Views from the Collection I
(August 17 – October 1, 2006)
This is the first in a three-part series of exhibitions of art from the Vanderbilt University Fine Arts Collection. This collection is the only ensemble of its kind in the area, with a range that includes the art of antiquity; Old Master prints and paintings; Asian art; African, Oceanic, and Pre-Columbian art and artifacts; and contemporary graphics. This exhibition will feature a cross-section of work from Europe, the United States, and Asia. Highlights will include Italian Renaissance panel paintings from the Samuel H. Kress Study Collection, Gothic sculpture and manuscript illumination, German Old Master prints, and landscape paintings by artists of the nineteenth-century French Barbizon School. The show will feature European and American paintings and prints of the nineteenth and twentieth centuries by artists such as Jasper Cropsey, Théodore Rousseau, Marc Chagall, Man Ray, and Roy Lichtenstein, among others. Part of the exhibition will focus on examples of nineteenth-century wood-block prints and ceramics from Japan. Views from the Collection I has been scheduled to coincide with the debut of the Department of History of Art to showcase the high quality and historical range of the Vanderbilt collections and the broad teaching and research competencies of departmental faculty.
Théodore Rousseau (1812–1867)
French Landscape with Figures
Oil on paper mounted on canvas
7-1/2” x 10”
Gift of Mr. and Mrs. Joel Glassman and Thomas A. Glassman, B.A. ‘71
Inside Out / Outside In: Work by Chris Drury
(October 12 – December 7, 2006)
For the past several years, British artist Chris Drury has explored human interactions with the natural setting, often creating small structures out of primarily organic materials that harmonize with the surrounding environment, with the recurring theme of a contrast between outside and inside, outer and inner. The Fine Arts Gallery will present a series of prints, drawings, and photographs by the artist related to this practice. In conjunction with this exhibition, Drury will be in residence for the month of October completing a project titled The Star Chamber on Vanderbilt Dyer Observatory's wooded, nine-acre site. The installation will consist of a chamber surrounded by a spiral, galaxy-like formation. The roof will open to reveal the night sky, and, during the daytime, the image of the sun, clouds, and treetops will be projected onto the dish-shaped interior through an aperture at the top of the space.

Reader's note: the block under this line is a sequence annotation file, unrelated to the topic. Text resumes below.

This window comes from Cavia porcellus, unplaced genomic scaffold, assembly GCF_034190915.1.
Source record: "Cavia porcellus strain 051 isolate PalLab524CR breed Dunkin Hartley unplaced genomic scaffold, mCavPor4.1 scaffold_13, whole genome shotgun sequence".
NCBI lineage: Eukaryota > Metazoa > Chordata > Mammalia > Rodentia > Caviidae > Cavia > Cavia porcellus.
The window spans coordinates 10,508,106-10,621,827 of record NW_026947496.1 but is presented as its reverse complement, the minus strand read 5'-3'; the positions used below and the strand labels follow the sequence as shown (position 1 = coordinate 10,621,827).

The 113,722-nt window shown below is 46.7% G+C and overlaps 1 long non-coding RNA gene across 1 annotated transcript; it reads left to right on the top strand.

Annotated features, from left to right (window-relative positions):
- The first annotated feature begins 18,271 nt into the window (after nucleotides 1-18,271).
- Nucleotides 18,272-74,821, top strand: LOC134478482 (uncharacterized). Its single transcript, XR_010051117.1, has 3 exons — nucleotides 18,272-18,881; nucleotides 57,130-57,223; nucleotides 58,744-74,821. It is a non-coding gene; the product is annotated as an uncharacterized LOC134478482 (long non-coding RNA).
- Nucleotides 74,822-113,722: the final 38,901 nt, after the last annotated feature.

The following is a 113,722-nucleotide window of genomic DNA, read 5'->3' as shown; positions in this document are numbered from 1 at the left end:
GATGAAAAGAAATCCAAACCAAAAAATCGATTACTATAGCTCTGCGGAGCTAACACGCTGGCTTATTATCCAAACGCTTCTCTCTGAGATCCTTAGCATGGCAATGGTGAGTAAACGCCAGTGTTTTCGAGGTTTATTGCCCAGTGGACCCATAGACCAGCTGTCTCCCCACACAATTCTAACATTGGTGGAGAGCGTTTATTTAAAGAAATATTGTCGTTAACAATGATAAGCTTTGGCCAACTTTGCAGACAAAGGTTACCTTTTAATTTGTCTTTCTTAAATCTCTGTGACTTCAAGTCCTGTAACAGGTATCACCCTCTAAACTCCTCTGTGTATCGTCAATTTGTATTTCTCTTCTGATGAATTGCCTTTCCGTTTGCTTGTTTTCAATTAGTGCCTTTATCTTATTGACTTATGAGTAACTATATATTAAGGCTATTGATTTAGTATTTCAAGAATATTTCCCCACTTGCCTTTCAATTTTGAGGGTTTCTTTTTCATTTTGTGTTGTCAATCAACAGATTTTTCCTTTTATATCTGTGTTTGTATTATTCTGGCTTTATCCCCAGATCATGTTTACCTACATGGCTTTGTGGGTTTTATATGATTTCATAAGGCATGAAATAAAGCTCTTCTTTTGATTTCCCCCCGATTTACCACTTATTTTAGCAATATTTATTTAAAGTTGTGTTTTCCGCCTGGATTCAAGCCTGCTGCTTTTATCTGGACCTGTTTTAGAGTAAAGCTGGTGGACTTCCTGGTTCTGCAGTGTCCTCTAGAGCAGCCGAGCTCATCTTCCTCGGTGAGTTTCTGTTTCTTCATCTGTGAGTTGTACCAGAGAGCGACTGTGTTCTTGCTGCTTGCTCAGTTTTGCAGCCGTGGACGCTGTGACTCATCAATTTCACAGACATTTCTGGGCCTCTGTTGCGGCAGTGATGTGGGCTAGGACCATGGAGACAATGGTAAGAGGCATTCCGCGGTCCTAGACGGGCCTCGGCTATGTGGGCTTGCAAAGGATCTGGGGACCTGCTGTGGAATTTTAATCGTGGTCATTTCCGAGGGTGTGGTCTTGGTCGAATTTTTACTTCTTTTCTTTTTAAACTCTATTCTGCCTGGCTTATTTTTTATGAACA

This exhibition is presented in conjunction with the Southeastern College Art Conference (October 25–28).
Chris Drury (b. 1948)
English High Desert Wind, 2004
Map of the Leh area of Ladakh
Inkjet print over a pattern from a diagram of a cross-section of the human heart, rust on paper
54-1/3” x 40-15/16”
Courtesy the artist
American Reflections: Recent Works by Kate McSpadden, the 2005 Margaret Stonewall Wooldridge Hamblet Award Winner Exhibition
(January 11 – February 15, 2007)
This exhibition will feature new work by Kate McSpadden, the 2005 Margaret Stonewall Wooldridge Hamblet Award winner. The Hamblet Award winner is selected by a panel of outside jurors from an open invitational for graduating seniors each spring. McSpadden's award, a $20,000 grant to be used for travel and study during the year following graduation, culminates in this exhibition. In her recent paintings, McSpadden explores the American landscape juxtaposed against changing cityscapes, and how contemporary conceptions of space both build upon and challenge what are widely considered archetypal American environments.
American Laredo, 2006
Oil on canvas
48” x 48”
Courtesy the artist
Jay Bolotin: The Jackleg Testament
(February 22 – March 22, 2007)
Jay Bolotin's The Jackleg Testament represents the raw material generated by the artist to create what is undoubtedly the first woodcut motion picture in the history of filmmaking. The film, which made its debut in May 2005 at the Contemporary Arts Center in Cincinnati, is the latest work by this prolific writer, composer, performer, stage and set designer, choreographer, visual artist and now filmmaker.